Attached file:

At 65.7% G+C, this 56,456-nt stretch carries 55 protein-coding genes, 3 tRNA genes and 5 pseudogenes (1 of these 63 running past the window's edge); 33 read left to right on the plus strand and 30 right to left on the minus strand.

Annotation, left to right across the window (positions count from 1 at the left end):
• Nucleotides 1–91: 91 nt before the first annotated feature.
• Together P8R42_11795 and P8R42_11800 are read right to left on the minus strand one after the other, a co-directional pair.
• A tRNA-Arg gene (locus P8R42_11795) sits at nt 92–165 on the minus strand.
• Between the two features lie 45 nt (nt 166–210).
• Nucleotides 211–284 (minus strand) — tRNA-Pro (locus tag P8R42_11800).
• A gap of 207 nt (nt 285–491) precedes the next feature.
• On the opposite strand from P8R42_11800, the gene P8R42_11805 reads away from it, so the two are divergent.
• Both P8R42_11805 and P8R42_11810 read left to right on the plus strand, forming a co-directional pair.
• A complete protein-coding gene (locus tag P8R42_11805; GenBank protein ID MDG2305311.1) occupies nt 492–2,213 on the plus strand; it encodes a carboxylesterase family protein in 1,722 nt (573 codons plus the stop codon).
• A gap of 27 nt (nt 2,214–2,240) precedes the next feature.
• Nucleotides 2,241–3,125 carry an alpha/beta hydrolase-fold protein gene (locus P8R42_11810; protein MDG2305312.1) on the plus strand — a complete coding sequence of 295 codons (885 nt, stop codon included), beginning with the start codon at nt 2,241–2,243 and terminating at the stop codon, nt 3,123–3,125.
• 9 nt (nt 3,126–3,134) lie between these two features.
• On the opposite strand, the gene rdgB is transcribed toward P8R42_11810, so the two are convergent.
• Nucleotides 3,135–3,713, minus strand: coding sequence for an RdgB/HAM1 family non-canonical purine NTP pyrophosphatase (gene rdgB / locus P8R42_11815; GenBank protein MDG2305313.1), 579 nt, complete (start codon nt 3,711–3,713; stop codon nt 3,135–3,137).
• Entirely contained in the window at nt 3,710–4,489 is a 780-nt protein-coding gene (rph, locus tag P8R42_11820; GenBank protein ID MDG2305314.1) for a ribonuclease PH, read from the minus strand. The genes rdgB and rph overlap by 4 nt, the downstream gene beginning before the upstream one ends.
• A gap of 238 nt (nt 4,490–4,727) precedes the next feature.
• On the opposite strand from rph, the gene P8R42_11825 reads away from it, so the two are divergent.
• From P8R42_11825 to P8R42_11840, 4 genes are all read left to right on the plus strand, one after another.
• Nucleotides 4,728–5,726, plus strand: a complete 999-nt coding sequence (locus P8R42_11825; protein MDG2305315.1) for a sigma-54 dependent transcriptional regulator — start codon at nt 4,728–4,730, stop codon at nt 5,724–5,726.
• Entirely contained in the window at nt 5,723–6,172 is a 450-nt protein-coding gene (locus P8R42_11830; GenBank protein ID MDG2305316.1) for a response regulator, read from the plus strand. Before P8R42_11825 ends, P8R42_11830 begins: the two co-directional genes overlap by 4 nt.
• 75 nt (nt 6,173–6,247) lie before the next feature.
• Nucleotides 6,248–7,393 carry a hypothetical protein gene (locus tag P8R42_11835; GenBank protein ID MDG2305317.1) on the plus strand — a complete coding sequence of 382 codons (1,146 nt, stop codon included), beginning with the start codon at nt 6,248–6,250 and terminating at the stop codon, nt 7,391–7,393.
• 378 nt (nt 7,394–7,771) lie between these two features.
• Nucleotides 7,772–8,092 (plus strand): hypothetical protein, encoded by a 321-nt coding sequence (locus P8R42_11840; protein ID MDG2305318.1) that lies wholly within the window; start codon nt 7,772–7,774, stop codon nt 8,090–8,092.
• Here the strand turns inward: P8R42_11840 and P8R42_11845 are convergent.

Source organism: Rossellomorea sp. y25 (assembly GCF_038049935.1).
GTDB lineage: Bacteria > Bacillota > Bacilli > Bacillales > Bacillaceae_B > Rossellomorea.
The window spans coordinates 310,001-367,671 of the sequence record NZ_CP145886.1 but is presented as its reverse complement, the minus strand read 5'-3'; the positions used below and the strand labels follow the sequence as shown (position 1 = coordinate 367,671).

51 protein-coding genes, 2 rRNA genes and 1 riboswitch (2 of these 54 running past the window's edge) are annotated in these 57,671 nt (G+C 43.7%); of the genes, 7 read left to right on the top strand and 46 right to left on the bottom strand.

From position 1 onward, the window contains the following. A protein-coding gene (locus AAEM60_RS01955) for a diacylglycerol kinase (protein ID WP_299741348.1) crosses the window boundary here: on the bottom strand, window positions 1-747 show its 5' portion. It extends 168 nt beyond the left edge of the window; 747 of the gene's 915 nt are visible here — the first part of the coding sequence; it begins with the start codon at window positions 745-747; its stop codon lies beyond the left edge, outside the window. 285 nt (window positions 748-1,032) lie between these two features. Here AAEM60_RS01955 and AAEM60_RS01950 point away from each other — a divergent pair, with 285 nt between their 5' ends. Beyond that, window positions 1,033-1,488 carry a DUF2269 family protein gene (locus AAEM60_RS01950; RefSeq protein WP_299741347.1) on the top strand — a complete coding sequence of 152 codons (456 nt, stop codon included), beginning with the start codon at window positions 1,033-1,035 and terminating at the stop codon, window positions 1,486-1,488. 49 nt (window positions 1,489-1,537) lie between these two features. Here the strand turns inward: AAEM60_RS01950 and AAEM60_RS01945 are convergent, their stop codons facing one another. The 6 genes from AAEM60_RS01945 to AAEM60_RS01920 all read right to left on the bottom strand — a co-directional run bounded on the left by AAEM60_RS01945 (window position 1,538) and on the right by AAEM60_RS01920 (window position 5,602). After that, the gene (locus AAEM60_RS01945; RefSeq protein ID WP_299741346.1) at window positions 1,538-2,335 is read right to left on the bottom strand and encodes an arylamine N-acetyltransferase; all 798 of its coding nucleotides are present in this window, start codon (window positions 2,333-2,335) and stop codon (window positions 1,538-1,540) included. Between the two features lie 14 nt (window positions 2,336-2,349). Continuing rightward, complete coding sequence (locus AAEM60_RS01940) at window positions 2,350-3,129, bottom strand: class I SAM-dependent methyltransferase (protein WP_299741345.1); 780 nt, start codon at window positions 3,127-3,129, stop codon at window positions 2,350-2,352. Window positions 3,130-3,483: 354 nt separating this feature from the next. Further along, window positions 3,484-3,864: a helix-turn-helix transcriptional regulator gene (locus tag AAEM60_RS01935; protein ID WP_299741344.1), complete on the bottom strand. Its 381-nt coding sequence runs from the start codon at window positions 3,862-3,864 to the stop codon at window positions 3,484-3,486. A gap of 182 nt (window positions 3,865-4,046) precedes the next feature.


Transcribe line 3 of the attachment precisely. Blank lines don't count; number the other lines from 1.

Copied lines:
• Nucleotides 1–91: 91 nt before the first annotated feature.